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Scientists Developing Atomic Interferometry To Detect Gravity Waves

Albert Einstein predicted – the existence of gravitational waves that ripple outward from moving celestial objects such as stars or black holes become so weak by the time they reach Earth that the planet quivers by less than an atom’s width in response. And now NASA wants to harness that spooky quantum behavior of atoms to help detect the gravitational waves. Get the amazing details inside.


Gravitational Waves (Artist's View)

According to prediction of Albert Einstein’s general theory of relativity, gravitational waves occur when massive celestial objects move and disrupt the fabric of space-time around them. By the time these waves reach Earth, they are so weak that the planet expands and contracts less than an atom in response. This makes their detection with ground-based equipment more challenging because environmental noise, like ocean tides and earthquakes, can easily swamp their faint murmurings.

Breadboard Laser System

Astrophysical observations have implied their existence, but not for sure. Even the ground-based Laser Interferometer Gravitational-Wave Observatory hasn’t detected the gravitational waves literally. But still now scientists have said that the discovery of gravitational waves would revolutionize astrophysics and giving them a new tool for studying everything specially from black holes to the early universe. However, a team of researchers at NASA’s Goddard Space Flight Center in Greenbelt, Stanford University in California, and AOSense, Inc. in Sunnyvale, California believe that the atom optics or atom interferometry holds the key to detect the gravitational waves directly. In an attempt to detect the gravitational waves directly, the Stanford and Goddard team in collaboration with AOSense, Inc. are trying to develop an interferometer (an interferometer is a device that can detect very small changes with great accuracy) that uses atoms instead of light to produce an ultrasensitive detector and record gravity waves. The video below may help you better understanding.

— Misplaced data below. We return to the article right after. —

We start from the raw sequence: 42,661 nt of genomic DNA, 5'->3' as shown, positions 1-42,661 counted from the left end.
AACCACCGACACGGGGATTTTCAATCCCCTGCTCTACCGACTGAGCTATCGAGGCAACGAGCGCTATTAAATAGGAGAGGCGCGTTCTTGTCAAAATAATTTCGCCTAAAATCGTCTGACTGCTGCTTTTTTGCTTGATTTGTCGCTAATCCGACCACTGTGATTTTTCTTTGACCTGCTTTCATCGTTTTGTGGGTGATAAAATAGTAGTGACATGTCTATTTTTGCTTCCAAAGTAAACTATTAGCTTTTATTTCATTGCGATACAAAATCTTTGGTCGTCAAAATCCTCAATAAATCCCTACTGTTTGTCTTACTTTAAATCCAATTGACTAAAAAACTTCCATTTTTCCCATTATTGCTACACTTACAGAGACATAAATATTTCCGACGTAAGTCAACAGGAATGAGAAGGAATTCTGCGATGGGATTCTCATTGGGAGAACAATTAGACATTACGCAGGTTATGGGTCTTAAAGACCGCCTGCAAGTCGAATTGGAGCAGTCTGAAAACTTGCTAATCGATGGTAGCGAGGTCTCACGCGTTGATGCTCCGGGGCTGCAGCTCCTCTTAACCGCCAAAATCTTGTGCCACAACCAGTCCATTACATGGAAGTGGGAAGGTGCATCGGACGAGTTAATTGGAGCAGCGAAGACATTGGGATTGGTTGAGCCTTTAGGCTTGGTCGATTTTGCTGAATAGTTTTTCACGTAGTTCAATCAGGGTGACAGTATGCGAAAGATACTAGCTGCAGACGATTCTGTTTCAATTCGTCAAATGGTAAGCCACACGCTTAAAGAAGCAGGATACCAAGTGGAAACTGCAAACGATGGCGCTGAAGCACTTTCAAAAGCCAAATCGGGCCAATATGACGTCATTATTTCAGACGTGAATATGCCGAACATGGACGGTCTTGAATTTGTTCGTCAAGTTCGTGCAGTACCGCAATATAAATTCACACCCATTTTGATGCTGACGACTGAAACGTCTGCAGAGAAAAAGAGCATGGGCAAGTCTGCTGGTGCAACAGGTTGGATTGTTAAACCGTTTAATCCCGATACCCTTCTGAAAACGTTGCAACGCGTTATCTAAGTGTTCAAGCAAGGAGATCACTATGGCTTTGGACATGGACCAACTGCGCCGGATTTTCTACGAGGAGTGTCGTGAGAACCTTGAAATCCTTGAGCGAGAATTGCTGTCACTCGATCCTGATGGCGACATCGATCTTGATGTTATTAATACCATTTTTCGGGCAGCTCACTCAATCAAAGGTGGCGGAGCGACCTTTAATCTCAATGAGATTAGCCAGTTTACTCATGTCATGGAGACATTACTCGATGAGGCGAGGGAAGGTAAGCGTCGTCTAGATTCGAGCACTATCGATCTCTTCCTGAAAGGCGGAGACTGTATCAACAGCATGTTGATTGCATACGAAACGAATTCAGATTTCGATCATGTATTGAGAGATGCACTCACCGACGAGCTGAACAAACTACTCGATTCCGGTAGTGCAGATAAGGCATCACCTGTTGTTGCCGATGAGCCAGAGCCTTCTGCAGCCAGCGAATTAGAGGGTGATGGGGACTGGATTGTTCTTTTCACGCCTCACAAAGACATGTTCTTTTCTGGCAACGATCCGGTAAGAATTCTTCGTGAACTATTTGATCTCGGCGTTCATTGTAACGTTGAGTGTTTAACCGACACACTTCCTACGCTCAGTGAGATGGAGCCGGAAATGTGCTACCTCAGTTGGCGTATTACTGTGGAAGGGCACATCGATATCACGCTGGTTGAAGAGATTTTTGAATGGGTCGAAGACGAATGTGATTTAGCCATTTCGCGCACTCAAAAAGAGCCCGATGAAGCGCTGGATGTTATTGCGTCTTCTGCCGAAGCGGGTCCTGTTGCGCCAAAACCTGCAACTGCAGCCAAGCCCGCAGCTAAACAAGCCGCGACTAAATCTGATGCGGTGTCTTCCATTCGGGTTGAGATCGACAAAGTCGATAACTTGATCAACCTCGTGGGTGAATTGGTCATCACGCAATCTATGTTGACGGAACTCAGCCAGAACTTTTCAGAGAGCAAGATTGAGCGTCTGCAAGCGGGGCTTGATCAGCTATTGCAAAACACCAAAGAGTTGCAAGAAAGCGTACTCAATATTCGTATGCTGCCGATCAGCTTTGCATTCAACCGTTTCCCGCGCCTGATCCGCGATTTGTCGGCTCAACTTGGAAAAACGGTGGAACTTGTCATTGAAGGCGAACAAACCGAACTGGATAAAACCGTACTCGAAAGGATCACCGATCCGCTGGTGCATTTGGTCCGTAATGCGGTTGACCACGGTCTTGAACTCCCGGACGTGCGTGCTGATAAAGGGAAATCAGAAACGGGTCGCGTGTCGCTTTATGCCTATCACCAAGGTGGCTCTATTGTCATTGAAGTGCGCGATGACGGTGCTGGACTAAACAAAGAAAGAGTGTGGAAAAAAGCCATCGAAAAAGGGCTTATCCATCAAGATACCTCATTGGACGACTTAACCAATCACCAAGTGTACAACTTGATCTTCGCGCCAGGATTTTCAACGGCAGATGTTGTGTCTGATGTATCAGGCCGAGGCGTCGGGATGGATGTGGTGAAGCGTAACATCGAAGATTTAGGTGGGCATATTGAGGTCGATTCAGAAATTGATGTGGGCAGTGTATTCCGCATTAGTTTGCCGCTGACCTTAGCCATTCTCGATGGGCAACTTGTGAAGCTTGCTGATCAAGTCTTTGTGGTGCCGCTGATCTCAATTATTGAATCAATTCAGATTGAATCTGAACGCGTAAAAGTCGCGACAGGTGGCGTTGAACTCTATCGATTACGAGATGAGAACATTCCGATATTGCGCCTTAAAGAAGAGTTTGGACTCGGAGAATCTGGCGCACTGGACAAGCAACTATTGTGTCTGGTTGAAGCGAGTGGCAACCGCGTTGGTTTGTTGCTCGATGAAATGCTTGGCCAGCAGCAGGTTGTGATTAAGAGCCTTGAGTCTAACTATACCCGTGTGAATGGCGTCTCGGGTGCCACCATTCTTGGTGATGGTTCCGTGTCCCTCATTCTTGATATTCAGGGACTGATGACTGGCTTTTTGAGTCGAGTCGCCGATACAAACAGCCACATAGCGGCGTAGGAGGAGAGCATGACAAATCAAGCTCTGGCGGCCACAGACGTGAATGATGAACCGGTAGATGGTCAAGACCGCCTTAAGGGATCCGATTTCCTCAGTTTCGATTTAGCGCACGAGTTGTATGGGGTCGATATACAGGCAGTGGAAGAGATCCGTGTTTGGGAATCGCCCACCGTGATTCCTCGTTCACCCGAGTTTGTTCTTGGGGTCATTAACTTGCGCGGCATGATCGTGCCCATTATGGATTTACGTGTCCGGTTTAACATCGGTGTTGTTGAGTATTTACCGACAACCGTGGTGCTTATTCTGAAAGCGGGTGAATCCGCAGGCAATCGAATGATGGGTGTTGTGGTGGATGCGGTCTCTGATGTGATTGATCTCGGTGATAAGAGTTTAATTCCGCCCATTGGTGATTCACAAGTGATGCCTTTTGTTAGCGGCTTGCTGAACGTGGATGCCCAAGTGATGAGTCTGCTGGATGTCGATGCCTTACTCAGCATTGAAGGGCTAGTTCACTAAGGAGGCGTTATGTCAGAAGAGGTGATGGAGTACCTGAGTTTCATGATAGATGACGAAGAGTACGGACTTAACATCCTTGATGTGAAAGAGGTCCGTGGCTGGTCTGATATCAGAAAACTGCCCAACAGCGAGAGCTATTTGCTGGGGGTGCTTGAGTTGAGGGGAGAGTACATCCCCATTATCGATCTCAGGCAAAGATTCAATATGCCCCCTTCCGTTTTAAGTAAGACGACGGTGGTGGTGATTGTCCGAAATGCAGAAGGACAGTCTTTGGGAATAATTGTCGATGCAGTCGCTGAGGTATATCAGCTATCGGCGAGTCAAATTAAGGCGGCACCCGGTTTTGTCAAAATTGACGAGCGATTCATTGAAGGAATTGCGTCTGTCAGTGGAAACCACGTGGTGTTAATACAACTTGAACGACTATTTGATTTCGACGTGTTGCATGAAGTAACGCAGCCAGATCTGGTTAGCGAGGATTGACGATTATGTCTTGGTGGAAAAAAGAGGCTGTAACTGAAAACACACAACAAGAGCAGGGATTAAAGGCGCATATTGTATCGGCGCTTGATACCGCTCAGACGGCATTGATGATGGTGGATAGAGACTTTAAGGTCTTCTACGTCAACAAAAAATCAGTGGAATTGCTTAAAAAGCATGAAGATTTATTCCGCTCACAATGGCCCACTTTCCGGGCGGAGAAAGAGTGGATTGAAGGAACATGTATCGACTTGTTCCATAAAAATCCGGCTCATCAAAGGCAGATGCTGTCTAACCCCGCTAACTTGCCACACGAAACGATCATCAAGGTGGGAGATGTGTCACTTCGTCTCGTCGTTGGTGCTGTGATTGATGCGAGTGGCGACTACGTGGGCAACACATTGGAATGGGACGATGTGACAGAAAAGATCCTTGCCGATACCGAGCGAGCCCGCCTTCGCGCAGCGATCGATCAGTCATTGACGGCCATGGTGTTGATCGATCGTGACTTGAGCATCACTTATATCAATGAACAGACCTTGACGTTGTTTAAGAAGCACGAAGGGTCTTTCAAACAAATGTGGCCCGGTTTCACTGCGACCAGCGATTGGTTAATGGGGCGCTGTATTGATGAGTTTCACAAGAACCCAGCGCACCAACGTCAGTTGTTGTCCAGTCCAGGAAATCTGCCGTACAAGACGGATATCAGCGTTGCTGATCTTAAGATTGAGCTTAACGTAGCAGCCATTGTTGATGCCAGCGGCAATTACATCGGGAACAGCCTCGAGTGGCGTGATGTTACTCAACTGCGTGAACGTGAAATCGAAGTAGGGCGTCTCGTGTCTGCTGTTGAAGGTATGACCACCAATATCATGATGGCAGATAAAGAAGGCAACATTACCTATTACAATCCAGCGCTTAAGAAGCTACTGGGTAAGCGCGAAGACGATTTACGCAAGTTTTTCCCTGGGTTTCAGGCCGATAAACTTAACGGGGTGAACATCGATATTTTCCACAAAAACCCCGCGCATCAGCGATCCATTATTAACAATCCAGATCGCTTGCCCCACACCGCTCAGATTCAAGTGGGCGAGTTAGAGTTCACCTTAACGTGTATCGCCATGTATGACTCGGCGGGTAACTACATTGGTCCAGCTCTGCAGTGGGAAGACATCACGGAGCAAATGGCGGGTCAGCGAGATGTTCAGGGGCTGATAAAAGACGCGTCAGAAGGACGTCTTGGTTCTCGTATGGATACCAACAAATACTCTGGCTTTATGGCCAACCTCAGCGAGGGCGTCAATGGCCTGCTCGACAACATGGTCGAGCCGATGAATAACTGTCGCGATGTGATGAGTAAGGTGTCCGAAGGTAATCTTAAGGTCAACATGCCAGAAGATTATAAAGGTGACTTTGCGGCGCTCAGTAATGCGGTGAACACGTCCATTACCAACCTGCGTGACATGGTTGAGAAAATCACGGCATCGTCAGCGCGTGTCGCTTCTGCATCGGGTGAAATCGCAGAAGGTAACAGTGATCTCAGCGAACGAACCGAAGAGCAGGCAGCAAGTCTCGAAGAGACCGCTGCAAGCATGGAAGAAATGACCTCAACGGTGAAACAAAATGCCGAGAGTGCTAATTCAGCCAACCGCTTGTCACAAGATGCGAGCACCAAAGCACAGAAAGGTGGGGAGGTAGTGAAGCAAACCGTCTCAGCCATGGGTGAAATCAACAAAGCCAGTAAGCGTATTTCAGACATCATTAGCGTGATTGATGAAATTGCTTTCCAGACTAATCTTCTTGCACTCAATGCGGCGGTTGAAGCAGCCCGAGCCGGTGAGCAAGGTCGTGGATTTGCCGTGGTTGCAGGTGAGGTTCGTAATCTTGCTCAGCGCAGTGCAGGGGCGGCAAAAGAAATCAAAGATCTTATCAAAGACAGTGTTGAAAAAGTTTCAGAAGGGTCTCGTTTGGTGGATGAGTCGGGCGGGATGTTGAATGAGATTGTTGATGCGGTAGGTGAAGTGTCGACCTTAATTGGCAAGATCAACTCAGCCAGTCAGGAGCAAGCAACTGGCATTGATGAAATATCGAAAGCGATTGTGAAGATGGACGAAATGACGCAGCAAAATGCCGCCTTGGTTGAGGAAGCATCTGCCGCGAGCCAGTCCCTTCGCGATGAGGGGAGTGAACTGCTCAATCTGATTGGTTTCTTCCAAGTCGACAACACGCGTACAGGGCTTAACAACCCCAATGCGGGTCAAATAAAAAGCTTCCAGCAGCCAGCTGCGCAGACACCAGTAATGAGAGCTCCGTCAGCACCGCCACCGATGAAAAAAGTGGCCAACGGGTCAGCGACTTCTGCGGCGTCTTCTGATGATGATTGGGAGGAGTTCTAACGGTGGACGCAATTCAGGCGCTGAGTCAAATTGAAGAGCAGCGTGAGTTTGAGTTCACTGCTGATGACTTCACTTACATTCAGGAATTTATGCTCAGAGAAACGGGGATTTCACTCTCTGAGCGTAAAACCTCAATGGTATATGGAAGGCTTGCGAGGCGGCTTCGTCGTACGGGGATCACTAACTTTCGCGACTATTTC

Recently the team has won funding under the NASA Innovative Advanced Concepts (NIAC) program to advance atom-optics technologies. Researchers believe with the help of existing and developing technology, they’ll be able to navigate around a near-Earth asteroid to measure its gravitational field and deduce its composition. The advance sensors that are being developed is believed to detect predicted gravitational waves theoretically. There’s a lot more about it. You will find it at NASA.

Source : NASA
Thanks To : Gizmag

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